The Writers: Stan Fagerstrom – Part Six

Stan Fagerstrom poses with Kirby – his co-star. Photo courtesy of Stan Fagerstrom.

Editor’s Note: This is the final part of the series on Stan Fagerstrom’s life as a writer and international casting expert. In part five, Stan talked about his experiences in Brazil, New Zealand and a couple of incidents he had doing shows in the U.S. In this part he talks about a couple of funny experiences he’s had over the years, his opinion of the sport today and he also talks about what he feels are his most important contributions. To read other parts of this story, click on the appropriate links. Part one, part two, part three, part four, part five.

A Cup of Beer and a Chimp

Stan will tell you however that he’s had his good moments along with the bad.  He detailed one of them for me.

“I was doing some informal casting practice one day at an ISE show in Sacramento,” he recalled. “The show was open but there was just a scattering of people wandering about. The casting area I was on was unusually long. It was used both for fly as well as bait casting demonstrations and lots of distance was required for the fly casting back casts. I was casting at a variety of targets I’d set up 30 to 40 feet away when some big guy wearing a 10-gallon hat steps up way down at the end of the casting area. He was carrying one of those king-sized paper containers full of beer.

“The guy watches me cast for a minute or two then thrusts that big beer holder out over the end of the casting area and shouts, ‘Hey, partner, let’s see you hit this.’ Remember now, this guy is at least 75 or maybe even 85 feet away. I wouldn’t bet you a dime I could hit that small a target at that distance once out of 500 times but I figured what the hell, give it a try. I let fly with the 5/8-ounce casting weight I always use for the trick & accuracy parts of my casting shows. That weight arched up and came down with a k-a-s-p-l-o-o-s-h right smack in the middle of the big guy’s cup. As you might imagine, the beer went everywhere, including on the big dude who was holding the cup. I thought I was in big trouble for sure. For a heartbeat or two I considered hightailing it the hell out of there. I shouted that I was sorry and that I hadn’t meant to get him wet. Instead of being angry, the big guy wiped the beer off his face and hollered back. ‘It’s ok,” he said, ‘I guess I asked for it. I just didn’t realize how damn good you really were with that thing.’ Neither, my friends, did I!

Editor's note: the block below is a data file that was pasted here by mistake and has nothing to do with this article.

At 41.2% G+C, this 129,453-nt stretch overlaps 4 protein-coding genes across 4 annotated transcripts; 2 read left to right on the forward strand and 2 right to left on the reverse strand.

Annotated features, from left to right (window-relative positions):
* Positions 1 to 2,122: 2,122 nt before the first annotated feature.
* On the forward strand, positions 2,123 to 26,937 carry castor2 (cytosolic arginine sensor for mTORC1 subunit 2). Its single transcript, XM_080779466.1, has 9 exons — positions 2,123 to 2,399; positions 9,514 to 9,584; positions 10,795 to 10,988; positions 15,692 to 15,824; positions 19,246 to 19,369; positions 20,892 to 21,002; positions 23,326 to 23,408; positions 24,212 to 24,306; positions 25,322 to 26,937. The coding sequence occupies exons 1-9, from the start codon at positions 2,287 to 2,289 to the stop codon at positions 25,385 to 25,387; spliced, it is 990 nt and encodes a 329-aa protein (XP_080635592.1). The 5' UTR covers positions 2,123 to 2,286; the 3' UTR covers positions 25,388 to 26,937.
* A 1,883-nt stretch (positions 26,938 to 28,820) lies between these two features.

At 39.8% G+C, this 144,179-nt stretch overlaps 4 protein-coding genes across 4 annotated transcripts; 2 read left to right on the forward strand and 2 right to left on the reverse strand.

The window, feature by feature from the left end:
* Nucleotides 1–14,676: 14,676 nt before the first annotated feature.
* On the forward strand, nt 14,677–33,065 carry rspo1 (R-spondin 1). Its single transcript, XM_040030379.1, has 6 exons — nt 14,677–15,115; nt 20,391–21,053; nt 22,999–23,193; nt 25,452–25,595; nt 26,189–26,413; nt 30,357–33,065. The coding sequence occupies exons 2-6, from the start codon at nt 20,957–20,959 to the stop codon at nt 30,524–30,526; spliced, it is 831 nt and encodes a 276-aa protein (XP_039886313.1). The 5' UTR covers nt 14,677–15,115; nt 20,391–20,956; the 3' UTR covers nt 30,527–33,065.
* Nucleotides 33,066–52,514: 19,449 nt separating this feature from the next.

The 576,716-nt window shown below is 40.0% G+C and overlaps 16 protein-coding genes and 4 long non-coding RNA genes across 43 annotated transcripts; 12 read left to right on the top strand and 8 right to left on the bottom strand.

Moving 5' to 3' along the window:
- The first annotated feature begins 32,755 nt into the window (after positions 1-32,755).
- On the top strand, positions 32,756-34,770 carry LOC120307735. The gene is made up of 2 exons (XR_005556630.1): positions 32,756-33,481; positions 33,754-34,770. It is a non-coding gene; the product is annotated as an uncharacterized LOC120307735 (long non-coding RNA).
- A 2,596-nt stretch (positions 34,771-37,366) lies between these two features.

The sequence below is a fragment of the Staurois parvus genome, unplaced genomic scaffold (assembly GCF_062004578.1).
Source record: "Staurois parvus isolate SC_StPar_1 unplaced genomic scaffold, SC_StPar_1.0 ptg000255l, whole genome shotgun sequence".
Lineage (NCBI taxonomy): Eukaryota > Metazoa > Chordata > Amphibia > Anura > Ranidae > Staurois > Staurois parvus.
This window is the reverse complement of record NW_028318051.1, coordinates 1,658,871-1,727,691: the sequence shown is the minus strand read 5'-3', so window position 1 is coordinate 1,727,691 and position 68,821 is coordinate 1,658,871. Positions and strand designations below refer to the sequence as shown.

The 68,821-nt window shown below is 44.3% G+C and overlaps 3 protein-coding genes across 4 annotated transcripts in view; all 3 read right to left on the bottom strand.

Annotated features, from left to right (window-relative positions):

“As I’ve already endeavored to point out, you’d better be prepared for ego adjustments if you get involved in show business, whether it’s fancy casting or the circus. I was feeling pretty darn good about myself when one of the country’s larger tackle companies invited me to participate in a Chicago show where they would be observing the company’s 50th Anniversary in the tackle business. I was told I was to be one of two performers they were bringing in to perform during the show. I’m thumping my own tub a bit as I think ‘Hey old man, you’ve done pretty well for yourself being one of just two they consider good enough to bring in at this special time.’